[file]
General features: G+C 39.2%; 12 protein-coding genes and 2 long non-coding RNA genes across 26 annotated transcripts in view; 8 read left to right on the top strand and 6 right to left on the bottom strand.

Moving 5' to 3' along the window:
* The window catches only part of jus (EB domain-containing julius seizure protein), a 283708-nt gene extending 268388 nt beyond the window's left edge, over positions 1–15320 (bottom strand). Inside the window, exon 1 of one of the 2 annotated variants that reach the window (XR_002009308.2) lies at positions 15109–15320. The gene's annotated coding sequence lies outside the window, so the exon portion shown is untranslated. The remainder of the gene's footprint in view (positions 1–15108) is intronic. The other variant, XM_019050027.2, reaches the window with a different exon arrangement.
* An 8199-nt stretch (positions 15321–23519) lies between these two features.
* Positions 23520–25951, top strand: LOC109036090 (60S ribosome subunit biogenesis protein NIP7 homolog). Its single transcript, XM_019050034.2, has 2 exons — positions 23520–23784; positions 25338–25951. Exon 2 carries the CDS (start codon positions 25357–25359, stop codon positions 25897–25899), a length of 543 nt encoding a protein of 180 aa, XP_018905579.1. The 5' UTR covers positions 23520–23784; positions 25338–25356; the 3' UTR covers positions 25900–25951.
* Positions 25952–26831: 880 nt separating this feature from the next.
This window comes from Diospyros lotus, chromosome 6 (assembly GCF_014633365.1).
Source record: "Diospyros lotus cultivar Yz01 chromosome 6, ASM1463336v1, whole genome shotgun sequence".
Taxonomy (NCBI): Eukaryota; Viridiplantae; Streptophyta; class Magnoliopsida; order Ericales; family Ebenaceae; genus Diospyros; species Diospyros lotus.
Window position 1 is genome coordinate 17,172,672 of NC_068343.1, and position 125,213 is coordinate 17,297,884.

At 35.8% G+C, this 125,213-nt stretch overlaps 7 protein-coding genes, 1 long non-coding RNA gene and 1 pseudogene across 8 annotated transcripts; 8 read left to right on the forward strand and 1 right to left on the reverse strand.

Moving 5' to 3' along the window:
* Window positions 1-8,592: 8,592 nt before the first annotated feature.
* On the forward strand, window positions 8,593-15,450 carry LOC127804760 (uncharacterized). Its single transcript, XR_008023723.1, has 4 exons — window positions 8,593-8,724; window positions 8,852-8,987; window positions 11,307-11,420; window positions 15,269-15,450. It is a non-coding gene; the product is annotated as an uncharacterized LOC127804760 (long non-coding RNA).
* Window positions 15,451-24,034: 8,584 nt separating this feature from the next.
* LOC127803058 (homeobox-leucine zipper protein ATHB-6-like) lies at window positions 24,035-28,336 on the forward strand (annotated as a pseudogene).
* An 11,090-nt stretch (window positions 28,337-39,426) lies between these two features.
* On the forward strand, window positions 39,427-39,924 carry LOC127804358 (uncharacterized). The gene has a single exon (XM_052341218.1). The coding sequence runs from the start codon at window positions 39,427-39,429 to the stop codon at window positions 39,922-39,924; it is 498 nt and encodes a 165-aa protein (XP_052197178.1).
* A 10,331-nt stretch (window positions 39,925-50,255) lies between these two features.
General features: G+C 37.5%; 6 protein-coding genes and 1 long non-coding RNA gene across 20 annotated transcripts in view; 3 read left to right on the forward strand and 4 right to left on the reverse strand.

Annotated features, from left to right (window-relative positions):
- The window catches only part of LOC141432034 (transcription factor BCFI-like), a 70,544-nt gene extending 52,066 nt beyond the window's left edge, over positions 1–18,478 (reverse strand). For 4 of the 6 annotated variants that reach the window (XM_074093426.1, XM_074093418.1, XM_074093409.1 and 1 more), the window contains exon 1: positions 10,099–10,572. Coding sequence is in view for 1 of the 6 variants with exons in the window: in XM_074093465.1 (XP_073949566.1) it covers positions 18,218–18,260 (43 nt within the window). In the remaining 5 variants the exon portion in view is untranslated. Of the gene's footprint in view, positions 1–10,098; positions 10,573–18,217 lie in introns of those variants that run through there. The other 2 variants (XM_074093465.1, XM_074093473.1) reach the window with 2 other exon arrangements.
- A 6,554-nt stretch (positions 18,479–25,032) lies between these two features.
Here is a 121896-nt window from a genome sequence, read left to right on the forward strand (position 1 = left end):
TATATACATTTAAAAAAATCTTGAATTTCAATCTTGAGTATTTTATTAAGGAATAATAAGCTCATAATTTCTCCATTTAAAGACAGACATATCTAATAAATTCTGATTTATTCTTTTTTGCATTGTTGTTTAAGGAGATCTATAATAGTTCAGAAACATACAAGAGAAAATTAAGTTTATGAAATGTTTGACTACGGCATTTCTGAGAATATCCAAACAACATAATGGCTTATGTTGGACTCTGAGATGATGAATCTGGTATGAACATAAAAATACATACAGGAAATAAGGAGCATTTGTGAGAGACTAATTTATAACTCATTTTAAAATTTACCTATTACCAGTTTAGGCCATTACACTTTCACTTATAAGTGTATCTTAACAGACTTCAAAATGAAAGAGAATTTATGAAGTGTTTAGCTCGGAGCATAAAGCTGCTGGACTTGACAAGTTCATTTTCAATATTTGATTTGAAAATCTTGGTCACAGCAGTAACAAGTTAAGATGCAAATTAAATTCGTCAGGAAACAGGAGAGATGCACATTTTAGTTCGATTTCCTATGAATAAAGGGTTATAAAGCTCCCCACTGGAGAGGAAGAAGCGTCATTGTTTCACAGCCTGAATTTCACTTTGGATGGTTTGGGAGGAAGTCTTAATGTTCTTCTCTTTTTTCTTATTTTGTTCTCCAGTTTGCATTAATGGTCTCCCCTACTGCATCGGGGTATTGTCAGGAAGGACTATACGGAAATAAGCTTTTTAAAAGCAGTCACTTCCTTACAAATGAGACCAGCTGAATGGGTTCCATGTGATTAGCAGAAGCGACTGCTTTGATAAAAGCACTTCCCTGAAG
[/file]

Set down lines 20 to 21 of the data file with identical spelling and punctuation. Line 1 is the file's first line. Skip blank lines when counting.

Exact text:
General features: G+C 37.5%; 6 protein-coding genes and 1 long non-coding RNA gene across 20 annotated transcripts in view; 3 read left to right on the forward strand and 4 right to left on the reverse strand.

Annotated features, from left to right (window-relative positions):